BUT, monetarily, I didn't do quite as well as last year. I put this down to my underwhelming presentation, and lack of a following for FUME (remember, last year I only had prints and sketchbooks--no comic). With my belated prep for this shindig (inexcusable at this level, I know), it was all I could do to get some product on the table. Needed to spend more time thinking about what could get passers-by hooked in and curious...must do better next year--WHEN WE'RE ALL THERE!
BTW, Rick did a great job at this--his presentation was well thought-out, even down to the black posterboard he used to cover the table's surface--it showed his cards off to striking --and effective!--effect. And of course, the doggie-gate mini-grid display wall was genius (we think he should call his publishing imprint "Doggie Gate Press").
That said, it WAS incredibly gratifying to have the positive response I did get for FUME. Those who stopped and looked often dug it (one notable exception: Rick's pal Royden, maker of "Rust," who showed a most TenNappel'ian disinterest in discussing anyone's work but his own--good to know!). Got lots more folk signed up for the mailing list. Also, for the first time ever we (Rick and I both) had buyers of the Monsters n' Dames charity book come by and BUY STUFF. Normally they only stop by to get an autograph (a flattering experience but one that becomes stress-inducing when you're trying to finish a drawing and people are waiting).
All in all, exhausting and elevating. Adding colored markers into the mix made for some rocky times, and I probably spent too much time with my head down working for too long on drawings that weren't paying enough, but...meh, that's where the challenge is.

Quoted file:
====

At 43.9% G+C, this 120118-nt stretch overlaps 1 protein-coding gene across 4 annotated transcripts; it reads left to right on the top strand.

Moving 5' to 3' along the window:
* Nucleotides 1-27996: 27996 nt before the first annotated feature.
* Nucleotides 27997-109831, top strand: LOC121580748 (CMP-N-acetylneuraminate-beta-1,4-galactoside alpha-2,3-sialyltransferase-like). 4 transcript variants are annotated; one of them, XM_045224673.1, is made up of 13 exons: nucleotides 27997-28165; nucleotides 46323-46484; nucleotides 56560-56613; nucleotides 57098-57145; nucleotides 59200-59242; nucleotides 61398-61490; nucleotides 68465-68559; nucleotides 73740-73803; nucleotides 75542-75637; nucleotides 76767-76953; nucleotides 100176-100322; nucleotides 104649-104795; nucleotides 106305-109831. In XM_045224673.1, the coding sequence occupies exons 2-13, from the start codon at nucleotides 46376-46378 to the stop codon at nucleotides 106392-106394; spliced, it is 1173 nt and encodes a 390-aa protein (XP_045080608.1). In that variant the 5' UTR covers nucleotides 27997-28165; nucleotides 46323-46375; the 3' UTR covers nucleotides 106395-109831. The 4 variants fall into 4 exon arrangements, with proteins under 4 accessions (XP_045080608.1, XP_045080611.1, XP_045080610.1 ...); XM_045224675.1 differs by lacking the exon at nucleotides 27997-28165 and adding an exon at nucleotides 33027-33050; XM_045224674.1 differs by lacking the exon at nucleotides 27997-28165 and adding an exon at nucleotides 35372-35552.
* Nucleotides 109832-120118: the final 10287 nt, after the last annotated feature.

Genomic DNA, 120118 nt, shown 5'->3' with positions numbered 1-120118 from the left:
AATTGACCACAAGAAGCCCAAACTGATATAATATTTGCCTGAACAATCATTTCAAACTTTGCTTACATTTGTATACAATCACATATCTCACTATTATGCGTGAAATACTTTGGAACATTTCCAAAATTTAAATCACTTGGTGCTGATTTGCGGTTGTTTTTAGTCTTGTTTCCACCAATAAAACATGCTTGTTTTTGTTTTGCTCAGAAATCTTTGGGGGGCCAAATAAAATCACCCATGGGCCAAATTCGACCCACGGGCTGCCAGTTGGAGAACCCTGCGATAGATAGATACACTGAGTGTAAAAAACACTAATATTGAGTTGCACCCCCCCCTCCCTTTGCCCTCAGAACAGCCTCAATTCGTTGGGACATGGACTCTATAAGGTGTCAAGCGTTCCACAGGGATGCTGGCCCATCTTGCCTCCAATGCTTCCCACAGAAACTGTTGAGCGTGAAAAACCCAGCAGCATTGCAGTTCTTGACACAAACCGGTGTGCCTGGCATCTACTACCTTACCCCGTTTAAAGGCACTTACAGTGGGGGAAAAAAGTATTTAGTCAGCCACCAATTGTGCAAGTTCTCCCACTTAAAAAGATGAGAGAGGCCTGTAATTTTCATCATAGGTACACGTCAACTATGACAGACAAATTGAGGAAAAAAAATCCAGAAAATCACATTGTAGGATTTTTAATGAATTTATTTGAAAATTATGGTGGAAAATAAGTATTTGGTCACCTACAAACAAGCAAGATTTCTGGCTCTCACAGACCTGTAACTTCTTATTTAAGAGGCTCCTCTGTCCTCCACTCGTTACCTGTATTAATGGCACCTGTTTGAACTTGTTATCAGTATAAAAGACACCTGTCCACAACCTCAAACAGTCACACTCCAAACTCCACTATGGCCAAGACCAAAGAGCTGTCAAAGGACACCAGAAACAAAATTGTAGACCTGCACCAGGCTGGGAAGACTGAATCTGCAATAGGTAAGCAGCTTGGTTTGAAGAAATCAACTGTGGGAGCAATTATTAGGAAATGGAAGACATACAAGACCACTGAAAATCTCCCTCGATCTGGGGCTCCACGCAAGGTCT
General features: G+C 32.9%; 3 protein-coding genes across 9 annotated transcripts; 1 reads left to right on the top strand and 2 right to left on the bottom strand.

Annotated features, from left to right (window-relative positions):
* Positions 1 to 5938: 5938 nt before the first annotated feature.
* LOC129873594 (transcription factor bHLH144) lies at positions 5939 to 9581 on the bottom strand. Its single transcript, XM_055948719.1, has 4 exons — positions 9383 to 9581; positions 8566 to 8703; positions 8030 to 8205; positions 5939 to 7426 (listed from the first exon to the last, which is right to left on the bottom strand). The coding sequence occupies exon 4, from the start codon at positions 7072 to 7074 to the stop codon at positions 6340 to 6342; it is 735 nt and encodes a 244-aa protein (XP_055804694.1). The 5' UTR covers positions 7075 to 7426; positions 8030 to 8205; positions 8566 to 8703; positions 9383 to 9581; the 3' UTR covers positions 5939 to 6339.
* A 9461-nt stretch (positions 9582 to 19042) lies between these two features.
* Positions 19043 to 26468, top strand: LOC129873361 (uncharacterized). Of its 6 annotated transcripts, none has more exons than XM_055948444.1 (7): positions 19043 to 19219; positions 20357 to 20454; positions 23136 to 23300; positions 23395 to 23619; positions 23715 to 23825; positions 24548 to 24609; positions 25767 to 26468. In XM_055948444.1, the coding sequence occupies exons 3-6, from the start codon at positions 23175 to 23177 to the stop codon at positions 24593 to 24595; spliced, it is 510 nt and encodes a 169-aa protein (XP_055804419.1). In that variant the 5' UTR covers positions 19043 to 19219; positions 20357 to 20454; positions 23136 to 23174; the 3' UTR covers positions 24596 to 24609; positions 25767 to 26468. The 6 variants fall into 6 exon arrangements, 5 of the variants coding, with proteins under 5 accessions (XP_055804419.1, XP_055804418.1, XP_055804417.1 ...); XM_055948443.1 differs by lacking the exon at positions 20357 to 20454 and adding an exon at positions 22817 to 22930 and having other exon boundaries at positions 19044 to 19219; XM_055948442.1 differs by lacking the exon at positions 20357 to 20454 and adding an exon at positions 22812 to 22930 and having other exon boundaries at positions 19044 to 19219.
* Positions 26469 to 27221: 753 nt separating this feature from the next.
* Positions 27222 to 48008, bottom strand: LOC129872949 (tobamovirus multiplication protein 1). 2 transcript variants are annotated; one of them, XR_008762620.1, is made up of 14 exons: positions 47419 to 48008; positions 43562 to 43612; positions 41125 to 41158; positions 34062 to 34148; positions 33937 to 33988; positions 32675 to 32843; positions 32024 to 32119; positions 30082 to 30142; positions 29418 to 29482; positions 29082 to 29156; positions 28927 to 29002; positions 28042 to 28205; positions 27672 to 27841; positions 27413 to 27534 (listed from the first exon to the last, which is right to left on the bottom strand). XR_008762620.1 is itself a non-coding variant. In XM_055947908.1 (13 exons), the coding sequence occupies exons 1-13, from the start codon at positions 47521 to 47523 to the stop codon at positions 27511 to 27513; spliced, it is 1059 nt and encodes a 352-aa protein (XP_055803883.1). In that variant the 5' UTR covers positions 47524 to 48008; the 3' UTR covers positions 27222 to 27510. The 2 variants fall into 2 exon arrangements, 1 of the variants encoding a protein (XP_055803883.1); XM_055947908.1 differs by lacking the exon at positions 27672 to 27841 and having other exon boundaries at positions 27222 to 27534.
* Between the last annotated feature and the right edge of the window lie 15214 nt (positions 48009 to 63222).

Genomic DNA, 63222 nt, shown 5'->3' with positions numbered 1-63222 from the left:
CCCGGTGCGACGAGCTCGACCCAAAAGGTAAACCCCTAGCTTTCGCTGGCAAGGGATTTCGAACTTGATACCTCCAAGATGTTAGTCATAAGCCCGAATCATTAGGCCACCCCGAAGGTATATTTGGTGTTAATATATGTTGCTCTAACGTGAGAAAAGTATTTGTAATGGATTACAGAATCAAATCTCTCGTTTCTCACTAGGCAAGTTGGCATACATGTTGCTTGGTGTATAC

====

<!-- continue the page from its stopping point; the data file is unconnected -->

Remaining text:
Oh, one other glaring shortcoming on my part: when potential FUME customers would ask, "So, what's yer comic about?" I could only stammer idiotically. This continued all weekend (Rick got me out of this jam lots of times--thanks Rick!). Before flying up for ECCC I'd thrown a wild stab in the dark for some celebrity endorsements to put on the back cover (Eric Shannower came thru--thanks, Eric! Ranjo sent...an emoticon). Didn't have the time to get them on this edition, but the one person I didn't know well who I'd asked was Eric Haven, the creator of the "Bed Man" strip that everyone here got such a kick out of (and who was a super-sweetheart when I met him at last year's APE Con). Much to my surprise he said yes. And in one of those great cosmic timing moments, he emailed his write-up as Rick and I were literally tearing down our booth and dragging our carcases out of the Convention Center. It was the perfect tonic to that twilight mood that hits when you're doing a load-out, soused in that post-Con half-elation, half-despair. Here's what he wrote:
FUME is fun! Marty Davis knows his way around a brush pen. Bookish youngsters, lumpen outer space aliens and self-loathing rabbits all come alive in this collection of tales which shift easily between adolescent angst and the existential dread of adulthood. Fun... and unsettling."...Adolescent angst and the existential dread of adulthood." That's it!